The Longest Road to America - Volume 4
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Captain America, by Ed Brubaker Series
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Captain America, by Ed Brubaker Series by Ed Brubaker
Greetings and Salutations. We've been in recovery mode since our epic road trip last weekend. Between Wednesday and Sunday, we logged a solid miles, culminating in a 14 hour trek from Manhattan all the way back to Nashville. Following some extra preparation on Tuesday to polish up some new material, we rested up and carb loaded for our Wednesday afternoon departure. Upon arriving at the venue, we backed Karl the Maradeen-mobile down the absurdly narrow alley to the load in doors of the Pub. At first glance, everything looked the same inside, but after closer inspection we noticed that they had completely redone the public address system.
In the past, the sound there had been good for u, but the upgraded system improved on that ten-fold. As a band that relies heavily on instrumental communication and conversation, a clear monitor mix, and by proxy front of house mix, makes our lives so much easier. No matter where in the country you are, it can be very difficult to bring people out late at night on a Wednesday. We've had raucous crowds for our past hits at the Pub, but those were on weekends during the school year when thousands of Volunteers are roaming Market Square.
This mid-week mid-summer show looked to be a total bust at first, but as the night went on and we got locked in musically, a small but enthusiastic crowd began to flow in. It was impossible for us to be disappointed by the amount of people due to their sheer rowdiness for the music we were producing.
With our next show nearly 7 hours away in Washington, DC, we decided it would be best to knock out some of the drive that night to save us some stress in the morning. Whit put on his captain's hat and guided our vessel up through the mountains of East Tennessee all the way to Bristol, Virginia where we holed up in a Quality Inn for the night. A late arrival and early morning noon checkout had us chugging coffee and struggling to get everyone showered before housecleaning came through. As no Maradeen tour is complete without the South's greatest contribution to the world, we hit the local Chick-Fil-A for some deep-fried, spicy, saucy, savory goodness.
Back in May on a trip to Washington and Lee University, we learned that Virginia is very, very wide and that it takes a very long time to get across it. Massachusetts, the foremost of the New England States, voted a costly monument in Westminster Abbey to Lord Howe, who had fallen in the conquest of Canada. The assembly of the same State in a congratulatory address to the Governor declared that without the assistance of the parent State they must have fallen a prey to the power of France, that without the compensation granted to them by Parliament the burdens of the war would have been insupportable, that without the provisions of the treaty of peace all their successes would have been delusive.
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In an address to the King they repeated the same acknowledgment, and pledged themselves, in terms to which later events gave a strange significance, to demonstrate their gratitude by every possible testimony of duty and loyalty. Several acute observers had already predicted that the triumph of England would be soon followed by the revolt of her colonies. I have quoted in a former chapter the remarkable passage in which the Swedish traveller, Kalm, contended in that the presence of the French in Canada, by making the English colonists depend for their security on the support of the mother country, was the main cause of the submission of the colonies.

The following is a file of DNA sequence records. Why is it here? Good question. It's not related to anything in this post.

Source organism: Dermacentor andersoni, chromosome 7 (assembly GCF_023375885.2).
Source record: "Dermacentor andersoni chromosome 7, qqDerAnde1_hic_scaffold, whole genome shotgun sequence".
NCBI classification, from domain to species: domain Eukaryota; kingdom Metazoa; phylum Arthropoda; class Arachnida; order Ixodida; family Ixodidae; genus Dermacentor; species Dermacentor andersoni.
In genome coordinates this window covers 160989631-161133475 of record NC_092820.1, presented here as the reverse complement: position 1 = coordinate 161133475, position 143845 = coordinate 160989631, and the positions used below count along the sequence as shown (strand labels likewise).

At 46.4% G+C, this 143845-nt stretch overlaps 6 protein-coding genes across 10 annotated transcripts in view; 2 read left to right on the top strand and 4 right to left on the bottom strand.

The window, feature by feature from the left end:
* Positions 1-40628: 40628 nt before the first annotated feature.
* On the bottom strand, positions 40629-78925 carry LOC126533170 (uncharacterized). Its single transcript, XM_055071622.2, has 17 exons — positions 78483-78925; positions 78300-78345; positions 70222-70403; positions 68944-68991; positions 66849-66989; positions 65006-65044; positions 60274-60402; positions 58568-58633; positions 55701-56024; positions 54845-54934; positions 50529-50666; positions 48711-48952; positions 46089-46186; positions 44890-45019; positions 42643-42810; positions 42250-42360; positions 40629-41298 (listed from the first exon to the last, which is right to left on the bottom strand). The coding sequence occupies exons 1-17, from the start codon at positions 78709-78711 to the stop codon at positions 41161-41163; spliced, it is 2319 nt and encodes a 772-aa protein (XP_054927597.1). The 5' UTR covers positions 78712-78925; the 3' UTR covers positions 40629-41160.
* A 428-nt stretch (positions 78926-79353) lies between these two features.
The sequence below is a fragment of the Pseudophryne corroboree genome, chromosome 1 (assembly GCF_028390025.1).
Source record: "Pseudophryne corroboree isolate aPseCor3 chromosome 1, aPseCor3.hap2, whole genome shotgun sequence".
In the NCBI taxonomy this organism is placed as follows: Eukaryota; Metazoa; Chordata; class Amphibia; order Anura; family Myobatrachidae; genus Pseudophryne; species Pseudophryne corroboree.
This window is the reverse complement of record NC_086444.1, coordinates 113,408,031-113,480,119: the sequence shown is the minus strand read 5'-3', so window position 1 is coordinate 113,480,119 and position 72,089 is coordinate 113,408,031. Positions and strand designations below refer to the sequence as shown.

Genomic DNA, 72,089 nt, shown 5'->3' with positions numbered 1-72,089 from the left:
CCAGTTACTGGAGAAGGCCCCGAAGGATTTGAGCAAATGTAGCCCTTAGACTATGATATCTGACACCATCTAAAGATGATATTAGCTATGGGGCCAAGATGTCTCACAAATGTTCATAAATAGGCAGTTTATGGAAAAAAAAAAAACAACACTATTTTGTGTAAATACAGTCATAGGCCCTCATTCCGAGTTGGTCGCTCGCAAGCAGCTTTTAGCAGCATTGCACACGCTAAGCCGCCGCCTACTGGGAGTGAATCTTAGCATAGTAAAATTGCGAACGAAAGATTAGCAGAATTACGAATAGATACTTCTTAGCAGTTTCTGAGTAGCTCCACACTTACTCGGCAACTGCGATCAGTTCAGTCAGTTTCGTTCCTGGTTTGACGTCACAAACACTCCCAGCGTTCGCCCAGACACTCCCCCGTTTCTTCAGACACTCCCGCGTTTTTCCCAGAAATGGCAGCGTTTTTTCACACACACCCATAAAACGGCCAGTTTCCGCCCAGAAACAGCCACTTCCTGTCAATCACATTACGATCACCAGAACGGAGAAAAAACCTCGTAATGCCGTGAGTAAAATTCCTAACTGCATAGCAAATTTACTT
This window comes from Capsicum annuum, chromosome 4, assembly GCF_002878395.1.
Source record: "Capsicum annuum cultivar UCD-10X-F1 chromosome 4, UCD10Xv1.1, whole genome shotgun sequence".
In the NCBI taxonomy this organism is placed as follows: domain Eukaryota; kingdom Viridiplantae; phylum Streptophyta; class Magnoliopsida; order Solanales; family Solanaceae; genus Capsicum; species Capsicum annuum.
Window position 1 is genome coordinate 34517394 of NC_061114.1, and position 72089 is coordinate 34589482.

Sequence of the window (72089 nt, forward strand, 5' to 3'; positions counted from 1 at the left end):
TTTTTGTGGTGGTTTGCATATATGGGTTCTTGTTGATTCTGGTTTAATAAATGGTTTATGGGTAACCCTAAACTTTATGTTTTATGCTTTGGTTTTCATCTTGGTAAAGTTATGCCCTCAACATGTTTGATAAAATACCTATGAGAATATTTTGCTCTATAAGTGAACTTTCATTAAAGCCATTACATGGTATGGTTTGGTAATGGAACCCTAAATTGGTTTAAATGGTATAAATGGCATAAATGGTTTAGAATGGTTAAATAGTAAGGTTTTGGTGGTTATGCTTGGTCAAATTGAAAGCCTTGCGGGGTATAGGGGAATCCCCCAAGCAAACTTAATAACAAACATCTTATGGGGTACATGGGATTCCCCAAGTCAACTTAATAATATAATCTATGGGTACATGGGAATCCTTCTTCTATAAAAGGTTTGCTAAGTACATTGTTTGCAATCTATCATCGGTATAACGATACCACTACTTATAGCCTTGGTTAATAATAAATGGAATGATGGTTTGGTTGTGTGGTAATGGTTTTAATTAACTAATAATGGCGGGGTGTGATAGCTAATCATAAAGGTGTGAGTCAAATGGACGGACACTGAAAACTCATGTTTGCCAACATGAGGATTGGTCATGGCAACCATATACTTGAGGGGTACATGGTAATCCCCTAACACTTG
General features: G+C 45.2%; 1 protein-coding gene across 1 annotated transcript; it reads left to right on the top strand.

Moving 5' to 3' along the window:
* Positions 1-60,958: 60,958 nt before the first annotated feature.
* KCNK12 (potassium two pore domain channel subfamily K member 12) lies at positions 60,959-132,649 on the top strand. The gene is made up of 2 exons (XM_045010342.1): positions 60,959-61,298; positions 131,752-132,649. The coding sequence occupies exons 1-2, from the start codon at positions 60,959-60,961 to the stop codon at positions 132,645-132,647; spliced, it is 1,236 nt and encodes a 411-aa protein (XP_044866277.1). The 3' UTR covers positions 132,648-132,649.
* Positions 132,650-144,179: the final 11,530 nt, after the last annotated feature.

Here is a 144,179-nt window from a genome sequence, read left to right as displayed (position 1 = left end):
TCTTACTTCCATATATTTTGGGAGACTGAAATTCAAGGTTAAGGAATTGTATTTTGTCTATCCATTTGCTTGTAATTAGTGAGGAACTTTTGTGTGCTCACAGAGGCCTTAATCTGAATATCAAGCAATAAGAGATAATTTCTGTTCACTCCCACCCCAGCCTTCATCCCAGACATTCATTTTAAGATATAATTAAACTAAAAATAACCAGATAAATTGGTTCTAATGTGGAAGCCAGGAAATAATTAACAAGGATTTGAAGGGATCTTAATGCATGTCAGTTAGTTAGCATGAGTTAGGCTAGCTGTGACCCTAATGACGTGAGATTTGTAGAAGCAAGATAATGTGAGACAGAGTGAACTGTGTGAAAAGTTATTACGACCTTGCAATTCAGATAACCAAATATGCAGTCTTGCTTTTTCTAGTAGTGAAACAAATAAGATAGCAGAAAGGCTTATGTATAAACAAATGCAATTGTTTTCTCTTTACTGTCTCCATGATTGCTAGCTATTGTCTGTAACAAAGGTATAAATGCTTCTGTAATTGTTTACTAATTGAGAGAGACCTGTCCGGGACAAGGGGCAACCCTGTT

A few years later, Argenson, who has left some of the most striking political predictions upon record, foretold in his Memoirs that the English colonies in America would one day rise against the mother Edition: orig; Page: [ 3 ] country, that they would form themselves into a republic, and that they would astonish the world by their prosperity. In a discourse delivered before the Sorbonne in Turgot compared colonies to fruits which only remain on the stem till they have reached the period of maturity, and he prophesied that America would some day detach herself from the parent tree.
The French ministers consoled themselves for the Peace of Paris by the reflection that the loss of Canada was a sure prelude to the independence of the colonies; and Vergennes, the sagacious French ambassador at Constantinople, predicted to an English traveller, with striking accuracy, the events that would occur. They stand no longer in need of her protection.
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She will call on them to contribute towards supporting the burdens they have helped to bring on her, and they will answer by striking off all dependence. It is not to be supposed that Englishmen were wholly blind to this danger. One of the ablest advocates of the retention of Canada was the old Lord Bath, who published a pamphlet on the subject which had a very wide influence and circulation; 2 but there were a few politicians who maintained that it would be wiser to restore Canada and to retain Guadaloupe, with perhaps Martinico and St.
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This view was supported with distinguished talent in an anonymous reply to Lord Bath, which is said to have been written by William Burke, the friend and kinsman of the great orator. Canada, this writer argued, was not one of the original objects of the war, and we had no original right to it. The acquisition of a vast, barren, and almost uninhabited Edition: orig; Page: [ 4 ] country, lying in an inhospitable climate, and with no commerce except that of furs and skins, was economically far less valuable to England than the acquisition of Guadaloupe, which was one of the most important of the sugar islands.
Before the war France had a real superiority in the West Indies, and the English Caribbean islands were far more endangered by the French possession of Guadaloupe, than the English American colonies by the French possession of Canada. The latter danger was, indeed, never great, and by a slight modification of territory and the erection of a few forts it might be reduced to insignificance.
England in America was both a far greater continental and a far greater naval Power than France, and she had an immense superiority both in population and position. But in addition to these considerations, it was urged, an island colony is more advantageous than a continental one, for it is necessarily more dependent upon the mother country. In the New England provinces there are already colleges and academies where the American youth can receive their education.